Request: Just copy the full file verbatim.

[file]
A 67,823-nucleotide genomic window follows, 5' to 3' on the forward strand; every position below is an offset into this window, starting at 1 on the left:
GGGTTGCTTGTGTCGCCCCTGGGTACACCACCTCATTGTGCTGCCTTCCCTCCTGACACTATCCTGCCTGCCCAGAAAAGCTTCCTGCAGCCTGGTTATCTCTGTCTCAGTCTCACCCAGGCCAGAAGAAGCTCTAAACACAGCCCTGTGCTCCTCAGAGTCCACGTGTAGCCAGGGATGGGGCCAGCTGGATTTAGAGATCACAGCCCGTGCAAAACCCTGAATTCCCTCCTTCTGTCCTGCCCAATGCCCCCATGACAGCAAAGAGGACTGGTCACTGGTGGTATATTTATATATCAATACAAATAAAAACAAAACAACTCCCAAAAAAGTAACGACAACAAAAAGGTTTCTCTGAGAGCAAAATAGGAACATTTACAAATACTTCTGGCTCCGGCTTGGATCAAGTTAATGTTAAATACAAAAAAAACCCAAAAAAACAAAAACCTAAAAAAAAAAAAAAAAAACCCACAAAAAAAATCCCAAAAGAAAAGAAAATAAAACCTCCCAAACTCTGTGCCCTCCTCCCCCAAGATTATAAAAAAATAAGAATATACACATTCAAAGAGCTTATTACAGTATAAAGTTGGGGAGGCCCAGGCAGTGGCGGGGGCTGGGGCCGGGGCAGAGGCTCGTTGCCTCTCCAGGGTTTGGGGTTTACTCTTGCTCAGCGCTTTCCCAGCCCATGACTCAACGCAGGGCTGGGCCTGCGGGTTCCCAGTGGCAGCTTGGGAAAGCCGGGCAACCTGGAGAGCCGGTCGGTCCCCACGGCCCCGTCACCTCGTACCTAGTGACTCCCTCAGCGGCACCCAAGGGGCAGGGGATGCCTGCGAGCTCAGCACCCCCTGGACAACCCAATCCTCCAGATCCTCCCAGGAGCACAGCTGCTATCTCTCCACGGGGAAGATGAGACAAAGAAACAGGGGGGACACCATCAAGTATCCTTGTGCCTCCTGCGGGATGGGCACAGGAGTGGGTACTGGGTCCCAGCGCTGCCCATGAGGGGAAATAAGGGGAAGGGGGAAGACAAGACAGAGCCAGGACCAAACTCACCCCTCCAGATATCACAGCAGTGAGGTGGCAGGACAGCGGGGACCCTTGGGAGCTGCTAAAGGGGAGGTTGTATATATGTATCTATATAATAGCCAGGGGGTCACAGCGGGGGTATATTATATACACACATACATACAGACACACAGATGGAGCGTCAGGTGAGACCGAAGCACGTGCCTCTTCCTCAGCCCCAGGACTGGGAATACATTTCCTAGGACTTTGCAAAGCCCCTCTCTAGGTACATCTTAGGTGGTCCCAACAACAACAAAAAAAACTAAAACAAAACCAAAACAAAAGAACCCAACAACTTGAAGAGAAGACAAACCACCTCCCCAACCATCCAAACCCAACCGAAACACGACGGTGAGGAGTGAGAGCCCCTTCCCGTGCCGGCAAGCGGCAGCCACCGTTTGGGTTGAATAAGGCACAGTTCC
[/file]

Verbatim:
A 67,823-nucleotide genomic window follows, 5' to 3' on the forward strand; every position below is an offset into this window, starting at 1 on the left:
GGGTTGCTTGTGTCGCCCCTGGGTACACCACCTCATTGTGCTGCCTTCCCTCCTGACACTATCCTGCCTGCCCAGAAAAGCTTCCTGCAGCCTGGTTATCTCTGTCTCAGTCTCACCCAGGCCAGAAGAAGCTCTAAACACAGCCCTGTGCTCCTCAGAGTCCACGTGTAGCCAGGGATGGGGCCAGCTGGATTTAGAGATCACAGCCCGTGCAAAACCCTGAATTCCCTCCTTCTGTCCTGCCCAATGCCCCCATGACAGCAAAGAGGACTGGTCACTGGTGGTATATTTATATATCAATACAAATAAAAACAAAACAACTCCCAAAAAAGTAACGACAACAAAAAGGTTTCTCTGAGAGCAAAATAGGAACATTTACAAATACTTCTGGCTCCGGCTTGGATCAAGTTAATGTTAAATACAAAAAAAACCCAAAAAAACAAAAACCTAAAAAAAAAAAAAAAAAACCCACAAAAAAAATCCCAAAAGAAAAGAAAATAAAACCTCCCAAACTCTGTGCCCTCCTCCCCCAAGATTATAAAAAAATAAGAATATACACATTCAAAGAGCTTATTACAGTATAAAGTTGGGGAGGCCCAGGCAGTGGCGGGGGCTGGGGCCGGGGCAGAGGCTCGTTGCCTCTCCAGGGTTTGGGGTTTACTCTTGCTCAGCGCTTTCCCAGCCCATGACTCAACGCAGGGCTGGGCCTGCGGGTTCCCAGTGGCAGCTTGGGAAAGCCGGGCAACCTGGAGAGCCGGTCGGTCCCCACGGCCCCGTCACCTCGTACCTAGTGACTCCCTCAGCGGCACCCAAGGGGCAGGGGATGCCTGCGAGCTCAGCACCCCCTGGACAACCCAATCCTCCAGATCCTCCCAGGAGCACAGCTGCTATCTCTCCACGGGGAAGATGAGACAAAGAAACAGGGGGGACACCATCAAGTATCCTTGTGCCTCCTGCGGGATGGGCACAGGAGTGGGTACTGGGTCCCAGCGCTGCCCATGAGGGGAAATAAGGGGAAGGGGGAAGACAAGACAGAGCCAGGACCAAACTCACCCCTCCAGATATCACAGCAGTGAGGTGGCAGGACAGCGGGGACCCTTGGGAGCTGCTAAAGGGGAGGTTGTATATATGTATCTATATAATAGCCAGGGGGTCACAGCGGGGGTATATTATATACACACATACATACAGACACACAGATGGAGCGTCAGGTGAGACCGAAGCACGTGCCTCTTCCTCAGCCCCAGGACTGGGAATACATTTCCTAGGACTTTGCAAAGCCCCTCTCTAGGTACATCTTAGGTGGTCCCAACAACAACAAAAAAAACTAAAACAAAACCAAAACAAAAGAACCCAACAACTTGAAGAGAAGACAAACCACCTCCCCAACCATCCAAACCCAACCGAAACACGACGGTGAGGAGTGAGAGCCCCTTCCCGTGCCGGCAAGCGGCAGCCACCGTTTGGGTTGAATAAGGCACAGTTCC